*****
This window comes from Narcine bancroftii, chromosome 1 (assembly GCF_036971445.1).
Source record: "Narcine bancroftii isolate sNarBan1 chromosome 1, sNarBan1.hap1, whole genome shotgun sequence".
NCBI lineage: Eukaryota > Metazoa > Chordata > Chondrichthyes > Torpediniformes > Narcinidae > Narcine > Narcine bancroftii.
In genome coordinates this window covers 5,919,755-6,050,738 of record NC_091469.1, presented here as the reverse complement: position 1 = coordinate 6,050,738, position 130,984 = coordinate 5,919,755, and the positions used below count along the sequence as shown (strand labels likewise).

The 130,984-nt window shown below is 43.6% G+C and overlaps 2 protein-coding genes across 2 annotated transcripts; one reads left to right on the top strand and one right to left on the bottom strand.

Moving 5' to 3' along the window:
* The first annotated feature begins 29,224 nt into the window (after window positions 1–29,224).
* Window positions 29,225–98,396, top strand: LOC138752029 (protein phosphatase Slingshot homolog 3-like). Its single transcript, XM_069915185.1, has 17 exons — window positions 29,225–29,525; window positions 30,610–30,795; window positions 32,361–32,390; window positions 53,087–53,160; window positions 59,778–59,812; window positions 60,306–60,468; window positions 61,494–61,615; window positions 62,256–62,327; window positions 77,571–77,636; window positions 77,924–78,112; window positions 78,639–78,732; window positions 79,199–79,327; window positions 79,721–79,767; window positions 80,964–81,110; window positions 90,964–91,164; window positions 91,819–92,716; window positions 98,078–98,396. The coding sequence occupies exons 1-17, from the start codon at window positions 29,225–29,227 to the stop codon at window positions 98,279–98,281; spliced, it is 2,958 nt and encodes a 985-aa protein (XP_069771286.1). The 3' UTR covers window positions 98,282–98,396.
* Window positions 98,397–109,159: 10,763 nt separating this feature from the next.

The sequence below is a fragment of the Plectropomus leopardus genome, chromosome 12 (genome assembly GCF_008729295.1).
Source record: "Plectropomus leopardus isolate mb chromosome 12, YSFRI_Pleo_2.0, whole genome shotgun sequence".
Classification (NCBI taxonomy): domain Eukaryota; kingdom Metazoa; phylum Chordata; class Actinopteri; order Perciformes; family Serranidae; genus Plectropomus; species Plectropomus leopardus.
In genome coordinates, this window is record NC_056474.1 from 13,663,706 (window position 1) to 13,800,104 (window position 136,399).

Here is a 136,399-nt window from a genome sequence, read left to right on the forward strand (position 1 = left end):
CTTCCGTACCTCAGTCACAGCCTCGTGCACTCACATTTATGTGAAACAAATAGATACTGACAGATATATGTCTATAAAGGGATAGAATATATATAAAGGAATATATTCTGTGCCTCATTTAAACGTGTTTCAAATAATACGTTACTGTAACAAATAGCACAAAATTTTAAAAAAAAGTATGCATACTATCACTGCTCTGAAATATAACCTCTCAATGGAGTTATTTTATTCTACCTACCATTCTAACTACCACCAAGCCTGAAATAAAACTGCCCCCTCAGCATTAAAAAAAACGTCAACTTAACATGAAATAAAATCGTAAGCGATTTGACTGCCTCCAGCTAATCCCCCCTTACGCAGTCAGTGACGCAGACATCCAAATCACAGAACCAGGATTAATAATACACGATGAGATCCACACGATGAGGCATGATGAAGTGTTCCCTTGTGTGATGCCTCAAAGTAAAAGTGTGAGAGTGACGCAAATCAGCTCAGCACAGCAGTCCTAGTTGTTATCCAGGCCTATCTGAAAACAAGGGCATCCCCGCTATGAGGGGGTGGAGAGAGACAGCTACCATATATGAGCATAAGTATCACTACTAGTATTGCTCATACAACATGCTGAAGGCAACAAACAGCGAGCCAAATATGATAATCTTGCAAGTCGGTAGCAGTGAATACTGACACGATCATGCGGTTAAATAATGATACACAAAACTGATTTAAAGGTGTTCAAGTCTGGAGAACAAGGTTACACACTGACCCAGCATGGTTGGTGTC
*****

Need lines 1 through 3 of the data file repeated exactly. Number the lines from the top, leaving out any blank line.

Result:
This window comes from Narcine bancroftii, chromosome 1 (assembly GCF_036971445.1).
Source record: "Narcine bancroftii isolate sNarBan1 chromosome 1, sNarBan1.hap1, whole genome shotgun sequence".
NCBI lineage: Eukaryota > Metazoa > Chordata > Chondrichthyes > Torpediniformes > Narcinidae > Narcine > Narcine bancroftii.